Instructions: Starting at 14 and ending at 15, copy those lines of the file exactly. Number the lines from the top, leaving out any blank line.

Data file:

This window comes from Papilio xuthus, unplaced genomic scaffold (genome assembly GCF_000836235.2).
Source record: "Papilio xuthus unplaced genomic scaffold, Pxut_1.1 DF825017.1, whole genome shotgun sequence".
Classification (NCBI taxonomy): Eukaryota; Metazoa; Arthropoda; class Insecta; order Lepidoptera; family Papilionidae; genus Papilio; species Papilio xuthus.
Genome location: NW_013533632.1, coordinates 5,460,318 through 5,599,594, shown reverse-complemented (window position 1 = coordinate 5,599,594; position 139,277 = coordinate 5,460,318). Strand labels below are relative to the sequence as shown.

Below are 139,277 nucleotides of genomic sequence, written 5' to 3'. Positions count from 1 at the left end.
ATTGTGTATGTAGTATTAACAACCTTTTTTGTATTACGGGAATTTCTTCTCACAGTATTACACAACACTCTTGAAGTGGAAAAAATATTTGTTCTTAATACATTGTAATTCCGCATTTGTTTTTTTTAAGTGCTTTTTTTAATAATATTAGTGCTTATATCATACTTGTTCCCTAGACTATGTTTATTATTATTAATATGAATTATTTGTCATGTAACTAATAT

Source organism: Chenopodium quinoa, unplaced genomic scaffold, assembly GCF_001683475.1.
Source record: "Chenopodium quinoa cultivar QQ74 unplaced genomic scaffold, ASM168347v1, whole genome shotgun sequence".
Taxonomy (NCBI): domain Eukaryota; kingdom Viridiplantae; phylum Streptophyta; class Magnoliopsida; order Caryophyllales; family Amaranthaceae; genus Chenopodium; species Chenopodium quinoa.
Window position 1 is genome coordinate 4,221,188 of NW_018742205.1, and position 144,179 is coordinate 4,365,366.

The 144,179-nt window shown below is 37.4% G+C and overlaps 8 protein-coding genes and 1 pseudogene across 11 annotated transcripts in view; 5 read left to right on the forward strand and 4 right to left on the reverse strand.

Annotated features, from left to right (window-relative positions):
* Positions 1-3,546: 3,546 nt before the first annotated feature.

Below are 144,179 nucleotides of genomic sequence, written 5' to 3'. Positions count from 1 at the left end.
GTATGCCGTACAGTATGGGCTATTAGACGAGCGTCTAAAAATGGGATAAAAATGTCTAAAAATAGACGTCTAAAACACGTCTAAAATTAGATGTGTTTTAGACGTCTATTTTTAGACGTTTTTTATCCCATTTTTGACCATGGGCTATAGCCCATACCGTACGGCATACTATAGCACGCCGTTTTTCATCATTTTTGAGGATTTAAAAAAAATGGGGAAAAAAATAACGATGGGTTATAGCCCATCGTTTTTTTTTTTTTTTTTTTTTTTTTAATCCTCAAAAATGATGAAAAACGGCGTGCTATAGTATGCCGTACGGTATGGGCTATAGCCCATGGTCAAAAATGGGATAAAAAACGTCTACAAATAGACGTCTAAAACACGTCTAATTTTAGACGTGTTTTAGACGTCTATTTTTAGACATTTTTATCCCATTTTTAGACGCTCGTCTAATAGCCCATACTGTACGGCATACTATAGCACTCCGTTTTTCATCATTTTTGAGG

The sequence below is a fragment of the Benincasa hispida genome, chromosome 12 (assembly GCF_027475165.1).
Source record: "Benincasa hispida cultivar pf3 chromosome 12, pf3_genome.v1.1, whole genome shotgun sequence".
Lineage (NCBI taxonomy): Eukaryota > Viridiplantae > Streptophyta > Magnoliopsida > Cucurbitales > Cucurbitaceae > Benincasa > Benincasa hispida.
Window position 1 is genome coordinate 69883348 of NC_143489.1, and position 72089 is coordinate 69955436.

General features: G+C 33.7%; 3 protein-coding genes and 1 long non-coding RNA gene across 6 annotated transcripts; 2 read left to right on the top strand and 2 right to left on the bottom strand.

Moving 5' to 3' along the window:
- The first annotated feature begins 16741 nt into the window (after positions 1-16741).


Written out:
Below are 144,179 nucleotides of genomic sequence, written 5' to 3'. Positions count from 1 at the left end.
GTATGCCGTACAGTATGGGCTATTAGACGAGCGTCTAAAAATGGGATAAAAATGTCTAAAAATAGACGTCTAAAACACGTCTAAAATTAGATGTGTTTTAGACGTCTATTTTTAGACGTTTTTTATCCCATTTTTGACCATGGGCTATAGCCCATACCGTACGGCATACTATAGCACGCCGTTTTTCATCATTTTTGAGGATTTAAAAAAAATGGGGAAAAAAATAACGATGGGTTATAGCCCATCGTTTTTTTTTTTTTTTTTTTTTTTTTAATCCTCAAAAATGATGAAAAACGGCGTGCTATAGTATGCCGTACGGTATGGGCTATAGCCCATGGTCAAAAATGGGATAAAAAACGTCTACAAATAGACGTCTAAAACACGTCTAATTTTAGACGTGTTTTAGACGTCTATTTTTAGACATTTTTATCCCATTTTTAGACGCTCGTCTAATAGCCCATACTGTACGGCATACTATAGCACTCCGTTTTTCATCATTTTTGAGG